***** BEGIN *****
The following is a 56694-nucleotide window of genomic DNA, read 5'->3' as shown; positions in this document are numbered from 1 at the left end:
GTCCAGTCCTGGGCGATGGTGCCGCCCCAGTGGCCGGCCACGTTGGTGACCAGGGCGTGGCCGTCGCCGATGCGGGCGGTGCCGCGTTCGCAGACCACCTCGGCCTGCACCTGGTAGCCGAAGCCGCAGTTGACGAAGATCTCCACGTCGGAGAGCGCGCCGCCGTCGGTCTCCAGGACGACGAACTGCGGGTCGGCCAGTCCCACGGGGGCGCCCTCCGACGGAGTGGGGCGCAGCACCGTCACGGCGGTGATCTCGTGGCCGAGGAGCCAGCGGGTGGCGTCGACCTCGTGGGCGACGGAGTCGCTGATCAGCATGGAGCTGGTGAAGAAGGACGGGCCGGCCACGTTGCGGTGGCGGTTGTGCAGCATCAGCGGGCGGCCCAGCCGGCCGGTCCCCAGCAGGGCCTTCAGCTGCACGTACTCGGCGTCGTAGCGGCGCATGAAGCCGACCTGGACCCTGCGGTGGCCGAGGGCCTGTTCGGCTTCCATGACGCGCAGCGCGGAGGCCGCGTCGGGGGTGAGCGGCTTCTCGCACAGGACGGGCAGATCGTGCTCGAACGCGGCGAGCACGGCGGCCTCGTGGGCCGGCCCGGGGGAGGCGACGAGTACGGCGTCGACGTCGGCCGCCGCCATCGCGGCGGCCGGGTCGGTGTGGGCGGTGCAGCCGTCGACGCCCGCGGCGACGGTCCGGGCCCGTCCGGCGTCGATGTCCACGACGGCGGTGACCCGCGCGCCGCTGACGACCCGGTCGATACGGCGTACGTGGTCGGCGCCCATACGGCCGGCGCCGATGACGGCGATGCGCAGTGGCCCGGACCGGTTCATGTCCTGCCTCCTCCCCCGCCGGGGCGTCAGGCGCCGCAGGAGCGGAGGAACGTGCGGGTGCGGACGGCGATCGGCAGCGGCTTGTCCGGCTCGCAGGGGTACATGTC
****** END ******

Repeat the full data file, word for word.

The following is a 56694-nucleotide window of genomic DNA, read 5'->3' as shown; positions in this document are numbered from 1 at the left end:
GTCCAGTCCTGGGCGATGGTGCCGCCCCAGTGGCCGGCCACGTTGGTGACCAGGGCGTGGCCGTCGCCGATGCGGGCGGTGCCGCGTTCGCAGACCACCTCGGCCTGCACCTGGTAGCCGAAGCCGCAGTTGACGAAGATCTCCACGTCGGAGAGCGCGCCGCCGTCGGTCTCCAGGACGACGAACTGCGGGTCGGCCAGTCCCACGGGGGCGCCCTCCGACGGAGTGGGGCGCAGCACCGTCACGGCGGTGATCTCGTGGCCGAGGAGCCAGCGGGTGGCGTCGACCTCGTGGGCGACGGAGTCGCTGATCAGCATGGAGCTGGTGAAGAAGGACGGGCCGGCCACGTTGCGGTGGCGGTTGTGCAGCATCAGCGGGCGGCCCAGCCGGCCGGTCCCCAGCAGGGCCTTCAGCTGCACGTACTCGGCGTCGTAGCGGCGCATGAAGCCGACCTGGACCCTGCGGTGGCCGAGGGCCTGTTCGGCTTCCATGACGCGCAGCGCGGAGGCCGCGTCGGGGGTGAGCGGCTTCTCGCACAGGACGGGCAGATCGTGCTCGAACGCGGCGAGCACGGCGGCCTCGTGGGCCGGCCCGGGGGAGGCGACGAGTACGGCGTCGACGTCGGCCGCCGCCATCGCGGCGGCCGGGTCGGTGTGGGCGGTGCAGCCGTCGACGCCCGCGGCGACGGTCCGGGCCCGTCCGGCGTCGATGTCCACGACGGCGGTGACCCGCGCGCCGCTGACGACCCGGTCGATACGGCGTACGTGGTCGGCGCCCATACGGCCGGCGCCGATGACGGCGATGCGCAGTGGCCCGGACCGGTTCATGTCCTGCCTCCTCCCCCGCCGGGGCGTCAGGCGCCGCAGGAGCGGAGGAACGTGCGGGTGCGGACGGCGATCGGCAGCGGCTTGTCCGGCTCGCAGGGGTACATGTC